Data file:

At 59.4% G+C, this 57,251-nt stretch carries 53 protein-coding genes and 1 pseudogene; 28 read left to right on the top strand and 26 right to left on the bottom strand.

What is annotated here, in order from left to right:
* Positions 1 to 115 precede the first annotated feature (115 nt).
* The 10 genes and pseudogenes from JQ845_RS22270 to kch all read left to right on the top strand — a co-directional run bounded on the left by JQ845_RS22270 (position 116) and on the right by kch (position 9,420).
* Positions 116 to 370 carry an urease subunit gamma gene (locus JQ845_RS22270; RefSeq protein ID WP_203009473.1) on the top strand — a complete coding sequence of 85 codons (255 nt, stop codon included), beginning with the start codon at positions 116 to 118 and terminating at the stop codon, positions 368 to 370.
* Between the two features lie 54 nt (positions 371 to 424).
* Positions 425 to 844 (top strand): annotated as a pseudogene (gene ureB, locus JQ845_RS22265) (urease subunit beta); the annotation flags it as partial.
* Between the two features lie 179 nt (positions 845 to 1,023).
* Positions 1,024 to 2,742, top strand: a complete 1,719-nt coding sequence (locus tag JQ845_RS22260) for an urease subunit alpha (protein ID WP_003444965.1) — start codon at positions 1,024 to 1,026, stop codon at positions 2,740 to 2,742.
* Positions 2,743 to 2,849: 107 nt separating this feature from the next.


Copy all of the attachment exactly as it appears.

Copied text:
At 59.4% G+C, this 57,251-nt stretch carries 53 protein-coding genes and 1 pseudogene; 28 read left to right on the top strand and 26 right to left on the bottom strand.

What is annotated here, in order from left to right:
* Positions 1 to 115 precede the first annotated feature (115 nt).
* The 10 genes and pseudogenes from JQ845_RS22270 to kch all read left to right on the top strand — a co-directional run bounded on the left by JQ845_RS22270 (position 116) and on the right by kch (position 9,420).
* Positions 116 to 370 carry an urease subunit gamma gene (locus JQ845_RS22270; RefSeq protein ID WP_203009473.1) on the top strand — a complete coding sequence of 85 codons (255 nt, stop codon included), beginning with the start codon at positions 116 to 118 and terminating at the stop codon, positions 368 to 370.
* Between the two features lie 54 nt (positions 371 to 424).
* Positions 425 to 844 (top strand): annotated as a pseudogene (gene ureB, locus JQ845_RS22265) (urease subunit beta); the annotation flags it as partial.
* Between the two features lie 179 nt (positions 845 to 1,023).
* Positions 1,024 to 2,742, top strand: a complete 1,719-nt coding sequence (locus tag JQ845_RS22260) for an urease subunit alpha (protein ID WP_003444965.1) — start codon at positions 1,024 to 1,026, stop codon at positions 2,740 to 2,742.
* Positions 2,743 to 2,849: 107 nt separating this feature from the next.